Another issue, the proverbial “elephant in the room”, is the charter school situation. Currently, the district provides over $35 million per year to charter schools within the city, only a small percentage of which is funded by the state. The battle over charter schools has entered the national picture of late, stemming from the growing feud between Governor Andrew Cuomo and New York City Mayor Bill de Blasio. De Blasio seeks to charge rent to charter schools utilizing city facilities, in a reversal from the policy of former Mayor Michael Bloomberg. In addition, he has rejected three of the applications for so-called “co-located” schools, buildings jointly shared by a charter school and a public school. This has led Eva Moskowitz, who runs the affected Success Academy Charter Schools, to launch a public relations blitz against de Blasio, accusing him of leaving 194 Harlem middle-schoolers out in the cold. On March 4, Moskowitz marched 11,000 parents, teachers and students to the state capitol, forcing the children to miss class to make a political point.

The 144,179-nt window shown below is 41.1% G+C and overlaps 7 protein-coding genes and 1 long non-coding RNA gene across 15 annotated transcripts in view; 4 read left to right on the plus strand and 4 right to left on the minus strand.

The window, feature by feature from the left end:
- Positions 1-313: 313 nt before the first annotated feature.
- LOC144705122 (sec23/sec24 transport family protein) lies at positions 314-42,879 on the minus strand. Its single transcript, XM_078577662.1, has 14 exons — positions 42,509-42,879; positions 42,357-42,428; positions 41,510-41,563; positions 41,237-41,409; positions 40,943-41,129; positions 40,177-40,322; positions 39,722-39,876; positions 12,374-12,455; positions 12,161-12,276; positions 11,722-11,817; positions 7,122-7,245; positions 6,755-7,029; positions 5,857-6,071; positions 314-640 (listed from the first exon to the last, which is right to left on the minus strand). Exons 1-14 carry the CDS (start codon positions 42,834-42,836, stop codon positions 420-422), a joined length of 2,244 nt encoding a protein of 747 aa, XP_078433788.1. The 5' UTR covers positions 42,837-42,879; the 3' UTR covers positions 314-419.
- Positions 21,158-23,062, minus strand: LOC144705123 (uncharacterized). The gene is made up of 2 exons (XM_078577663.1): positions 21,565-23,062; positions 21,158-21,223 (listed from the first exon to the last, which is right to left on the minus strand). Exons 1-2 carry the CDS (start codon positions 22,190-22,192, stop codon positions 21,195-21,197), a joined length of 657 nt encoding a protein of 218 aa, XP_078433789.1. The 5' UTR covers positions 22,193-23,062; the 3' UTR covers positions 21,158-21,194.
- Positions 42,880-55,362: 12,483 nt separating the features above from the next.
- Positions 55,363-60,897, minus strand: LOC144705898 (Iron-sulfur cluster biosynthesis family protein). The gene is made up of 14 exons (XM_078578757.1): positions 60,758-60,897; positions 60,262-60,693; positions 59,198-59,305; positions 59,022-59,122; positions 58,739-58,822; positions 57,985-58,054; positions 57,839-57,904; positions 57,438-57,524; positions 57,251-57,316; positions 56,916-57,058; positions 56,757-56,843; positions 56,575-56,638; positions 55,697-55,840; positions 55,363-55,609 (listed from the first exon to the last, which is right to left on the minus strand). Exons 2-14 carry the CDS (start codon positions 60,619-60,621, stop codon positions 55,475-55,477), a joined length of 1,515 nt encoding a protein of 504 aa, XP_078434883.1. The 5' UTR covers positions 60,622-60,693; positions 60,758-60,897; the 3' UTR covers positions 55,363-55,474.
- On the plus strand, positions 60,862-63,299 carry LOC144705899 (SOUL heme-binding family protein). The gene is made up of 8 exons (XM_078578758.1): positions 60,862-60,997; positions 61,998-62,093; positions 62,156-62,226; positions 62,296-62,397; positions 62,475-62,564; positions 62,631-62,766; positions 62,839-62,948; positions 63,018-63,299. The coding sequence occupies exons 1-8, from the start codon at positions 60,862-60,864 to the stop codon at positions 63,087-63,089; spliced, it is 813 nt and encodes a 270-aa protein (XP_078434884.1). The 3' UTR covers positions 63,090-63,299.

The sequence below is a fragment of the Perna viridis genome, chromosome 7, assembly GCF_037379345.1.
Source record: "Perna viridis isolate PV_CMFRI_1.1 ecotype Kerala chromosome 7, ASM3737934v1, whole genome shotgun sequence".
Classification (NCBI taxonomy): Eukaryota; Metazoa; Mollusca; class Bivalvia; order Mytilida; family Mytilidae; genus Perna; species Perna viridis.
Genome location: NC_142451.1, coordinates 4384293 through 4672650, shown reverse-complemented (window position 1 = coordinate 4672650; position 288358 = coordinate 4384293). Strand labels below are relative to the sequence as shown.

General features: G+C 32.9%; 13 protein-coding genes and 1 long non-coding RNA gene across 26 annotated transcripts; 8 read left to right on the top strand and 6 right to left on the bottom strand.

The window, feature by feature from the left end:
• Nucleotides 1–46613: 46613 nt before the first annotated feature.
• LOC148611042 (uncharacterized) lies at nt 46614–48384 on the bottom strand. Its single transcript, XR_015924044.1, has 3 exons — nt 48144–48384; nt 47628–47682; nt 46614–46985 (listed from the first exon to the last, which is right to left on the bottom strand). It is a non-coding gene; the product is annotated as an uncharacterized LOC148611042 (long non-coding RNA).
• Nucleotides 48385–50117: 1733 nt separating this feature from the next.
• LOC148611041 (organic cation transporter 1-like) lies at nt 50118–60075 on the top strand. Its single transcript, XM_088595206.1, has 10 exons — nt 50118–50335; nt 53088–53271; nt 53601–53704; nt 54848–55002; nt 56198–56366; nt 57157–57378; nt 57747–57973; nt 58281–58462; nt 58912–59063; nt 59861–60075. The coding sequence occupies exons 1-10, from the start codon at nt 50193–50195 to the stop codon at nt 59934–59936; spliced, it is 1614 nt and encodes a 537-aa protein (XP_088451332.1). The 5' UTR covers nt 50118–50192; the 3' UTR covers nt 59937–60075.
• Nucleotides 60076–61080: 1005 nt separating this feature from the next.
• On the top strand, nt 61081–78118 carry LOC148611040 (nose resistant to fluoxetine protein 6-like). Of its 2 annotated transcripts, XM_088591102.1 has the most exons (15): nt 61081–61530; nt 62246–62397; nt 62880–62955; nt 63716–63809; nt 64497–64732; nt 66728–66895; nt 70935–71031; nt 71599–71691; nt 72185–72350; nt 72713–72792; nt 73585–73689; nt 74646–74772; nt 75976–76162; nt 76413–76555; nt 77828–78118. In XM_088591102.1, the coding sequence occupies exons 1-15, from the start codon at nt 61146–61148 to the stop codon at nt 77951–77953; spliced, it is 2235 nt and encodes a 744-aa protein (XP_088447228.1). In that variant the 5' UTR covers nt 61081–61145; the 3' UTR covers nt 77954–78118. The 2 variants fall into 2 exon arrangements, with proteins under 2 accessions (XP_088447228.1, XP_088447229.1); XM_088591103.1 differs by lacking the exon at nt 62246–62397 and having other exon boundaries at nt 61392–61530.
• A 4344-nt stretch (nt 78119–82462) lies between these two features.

Unfortunately, Moskowitz has a powerful ally: Governor Cuomo. “Families for Excellent Schools”, who officially organized the rally, is currently running a radio ad essentially thanking Cuomo, Senate “co-president” Jeffrey Klein (an IDC member who progressives are looking to primary), and Senate Majority Leader Dean Skelos (a Republican) for their support for charter schools. It should be pointed out that Families for Excellent Schools is backed by the Walton Family Foundation, which serves the interests of the world’s wealthiest family.

It is unfortunate that the issue of education has been turned into the political football that it is today. A few wealthy individuals recognized that they could make a lot of money off of the school system, whether it be through charter schools or overzealous standardized testing. Others saw an opportunity to attack teachers’ unions in the name of serving the interests of students. Still more seized the initiative to push government out of education and move big business in. Someone needs to put an end to all of this, before it is too late.